Short-eared Owl

Short-eared Owl

Asio flammeus
L 14-17” / WS 34-40”

The Short-eared Owl is a medium-sized owl that is active during the day and at night. They are similar in appearance to Long-eared Owls (and about the same size) and the larger Great Horned Owl, but occupy an entirely different habitat. Short-eared Owls are found in open marshes, grasslands, tundra, and sage deserts, often residing side-by-side with Northern Harriers. They even nest on the ground like Harriers. Their main prey is mice and voles, which they swallow whole, but they do catch some small birds from time to time. They hunt low to ground listening and looking for prey, and pounce with great speed and agility when they hear or spot a prey item. Once securing prey, they swallow it quickly or tuck it close to their body as they fly off to a secluded spot, always on the lookout for other raptors that may want to steal their food. Short-eared Owls are widespread and fairly common throughout their range (see map). When mating, they make a series of low owl-like hoots. When agitated or in flight, they make a sharp raspy barking call or drawn-out raspy call. Fledgling Short-eared Owls beg in a raspy tone or chatter in a quick, raspy series.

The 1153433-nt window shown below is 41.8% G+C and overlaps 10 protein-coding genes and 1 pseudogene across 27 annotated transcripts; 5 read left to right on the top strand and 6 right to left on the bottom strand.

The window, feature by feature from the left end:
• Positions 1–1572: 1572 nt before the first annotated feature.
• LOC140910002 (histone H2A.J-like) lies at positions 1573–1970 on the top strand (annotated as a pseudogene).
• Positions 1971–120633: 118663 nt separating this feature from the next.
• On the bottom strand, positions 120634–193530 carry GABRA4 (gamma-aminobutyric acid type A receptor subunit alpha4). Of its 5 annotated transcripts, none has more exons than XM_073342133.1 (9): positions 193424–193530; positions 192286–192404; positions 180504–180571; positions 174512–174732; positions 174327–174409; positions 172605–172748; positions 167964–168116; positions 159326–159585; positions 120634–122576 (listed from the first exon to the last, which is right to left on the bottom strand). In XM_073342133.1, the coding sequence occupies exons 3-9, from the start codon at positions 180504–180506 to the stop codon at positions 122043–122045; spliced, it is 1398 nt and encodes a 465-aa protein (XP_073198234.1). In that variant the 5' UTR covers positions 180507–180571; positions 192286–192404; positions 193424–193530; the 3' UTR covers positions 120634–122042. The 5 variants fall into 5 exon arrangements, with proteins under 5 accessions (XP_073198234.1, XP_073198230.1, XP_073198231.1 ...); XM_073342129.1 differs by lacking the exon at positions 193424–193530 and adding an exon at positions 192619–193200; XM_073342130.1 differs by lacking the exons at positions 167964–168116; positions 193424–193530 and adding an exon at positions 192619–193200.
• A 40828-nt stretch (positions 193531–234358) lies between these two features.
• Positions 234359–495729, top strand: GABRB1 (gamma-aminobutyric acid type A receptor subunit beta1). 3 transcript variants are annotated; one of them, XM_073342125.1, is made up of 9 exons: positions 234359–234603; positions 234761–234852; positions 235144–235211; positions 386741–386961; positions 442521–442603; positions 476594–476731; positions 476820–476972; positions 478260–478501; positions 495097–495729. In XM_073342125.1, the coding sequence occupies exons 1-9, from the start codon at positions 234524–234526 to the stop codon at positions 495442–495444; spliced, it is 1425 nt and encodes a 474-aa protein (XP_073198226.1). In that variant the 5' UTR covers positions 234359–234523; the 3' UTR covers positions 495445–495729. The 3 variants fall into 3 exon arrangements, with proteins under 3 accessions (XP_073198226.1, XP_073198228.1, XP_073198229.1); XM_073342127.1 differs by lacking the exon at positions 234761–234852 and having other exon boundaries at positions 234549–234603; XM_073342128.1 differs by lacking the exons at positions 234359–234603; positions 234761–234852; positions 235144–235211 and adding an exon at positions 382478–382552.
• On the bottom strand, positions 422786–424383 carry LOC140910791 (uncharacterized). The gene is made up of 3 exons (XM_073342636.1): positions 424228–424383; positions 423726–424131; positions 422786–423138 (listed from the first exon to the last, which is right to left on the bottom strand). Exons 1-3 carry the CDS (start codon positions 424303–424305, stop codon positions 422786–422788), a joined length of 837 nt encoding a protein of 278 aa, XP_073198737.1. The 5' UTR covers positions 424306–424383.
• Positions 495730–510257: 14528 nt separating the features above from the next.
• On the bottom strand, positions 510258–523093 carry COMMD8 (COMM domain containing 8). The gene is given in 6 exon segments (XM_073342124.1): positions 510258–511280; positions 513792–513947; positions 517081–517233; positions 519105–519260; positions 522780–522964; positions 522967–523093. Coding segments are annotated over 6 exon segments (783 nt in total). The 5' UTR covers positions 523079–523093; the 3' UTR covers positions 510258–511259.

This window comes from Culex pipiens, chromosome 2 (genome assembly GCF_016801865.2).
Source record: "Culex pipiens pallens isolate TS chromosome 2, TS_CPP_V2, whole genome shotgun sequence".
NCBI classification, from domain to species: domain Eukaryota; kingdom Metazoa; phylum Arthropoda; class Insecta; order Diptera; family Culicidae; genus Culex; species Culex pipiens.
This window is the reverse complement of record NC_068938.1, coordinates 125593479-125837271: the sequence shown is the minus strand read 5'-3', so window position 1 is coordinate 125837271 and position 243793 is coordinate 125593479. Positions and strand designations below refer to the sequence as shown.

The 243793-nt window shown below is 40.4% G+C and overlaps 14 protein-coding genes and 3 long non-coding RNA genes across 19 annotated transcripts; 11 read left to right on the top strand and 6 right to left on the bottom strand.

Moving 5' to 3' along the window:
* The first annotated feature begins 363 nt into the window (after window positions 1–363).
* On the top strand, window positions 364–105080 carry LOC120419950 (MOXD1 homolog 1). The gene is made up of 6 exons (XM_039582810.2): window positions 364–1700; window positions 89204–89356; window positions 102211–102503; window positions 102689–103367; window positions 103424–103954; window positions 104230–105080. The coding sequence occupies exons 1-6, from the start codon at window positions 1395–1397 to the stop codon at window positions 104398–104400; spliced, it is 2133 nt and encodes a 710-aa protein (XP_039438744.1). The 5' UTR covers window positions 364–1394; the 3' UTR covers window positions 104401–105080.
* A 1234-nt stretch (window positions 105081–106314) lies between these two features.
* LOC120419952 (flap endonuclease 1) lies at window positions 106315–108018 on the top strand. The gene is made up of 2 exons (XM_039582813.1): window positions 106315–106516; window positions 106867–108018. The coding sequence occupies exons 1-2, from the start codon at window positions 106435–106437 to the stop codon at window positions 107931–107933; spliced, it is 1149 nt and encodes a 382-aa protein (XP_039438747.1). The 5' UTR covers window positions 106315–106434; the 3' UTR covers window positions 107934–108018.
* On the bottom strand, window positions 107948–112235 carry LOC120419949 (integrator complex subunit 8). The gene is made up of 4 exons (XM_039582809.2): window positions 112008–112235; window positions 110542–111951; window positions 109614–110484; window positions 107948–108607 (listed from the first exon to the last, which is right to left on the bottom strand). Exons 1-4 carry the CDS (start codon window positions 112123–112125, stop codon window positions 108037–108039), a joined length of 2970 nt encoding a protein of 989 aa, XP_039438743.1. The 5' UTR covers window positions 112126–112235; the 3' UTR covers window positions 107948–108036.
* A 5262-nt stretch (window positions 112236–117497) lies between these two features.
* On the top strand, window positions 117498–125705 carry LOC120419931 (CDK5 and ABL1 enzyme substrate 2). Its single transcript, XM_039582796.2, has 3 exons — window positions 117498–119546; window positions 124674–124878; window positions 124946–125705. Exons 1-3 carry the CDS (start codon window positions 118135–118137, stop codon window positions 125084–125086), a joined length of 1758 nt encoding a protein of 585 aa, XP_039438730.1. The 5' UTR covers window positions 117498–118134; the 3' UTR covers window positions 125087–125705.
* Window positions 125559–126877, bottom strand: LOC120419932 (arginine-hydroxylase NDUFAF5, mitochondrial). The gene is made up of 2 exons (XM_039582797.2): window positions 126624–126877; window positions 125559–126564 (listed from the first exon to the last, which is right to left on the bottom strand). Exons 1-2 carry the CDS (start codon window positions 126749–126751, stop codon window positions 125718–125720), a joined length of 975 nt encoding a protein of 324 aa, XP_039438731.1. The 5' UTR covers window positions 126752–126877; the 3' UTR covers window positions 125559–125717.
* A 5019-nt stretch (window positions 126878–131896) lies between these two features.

• Perched, appear stocky with broad body and head, and very long wings.
  • Have two small “ear” tufts not always held upright or visible.
  • In flight, wings are broad, long, and rounded at tips, head is large.


  • Has stiff, lofty wing beats that are quicker on the upstroke.
  • Flies for longer periods than other owls, actively searching for food.


  • Mottled brownish and tan overall with dark streaks on chest, a well defined paler facial disk, and white over the eyes.
  • Bright yellow eyes and black bill.
  • Juvenile similar to adult.


  • Most from the northern region migrate, some move short distances; southern population is less migratory.
  • On migration, crosses large expanses of water or land without hesitation.
  • Migrates throughout the US at night, with a few seen during the day.


(Map from Cornell Lab of Ornithology's All About Birds. For dynamic distribution maps, visit the eBird website.)

SE Owl map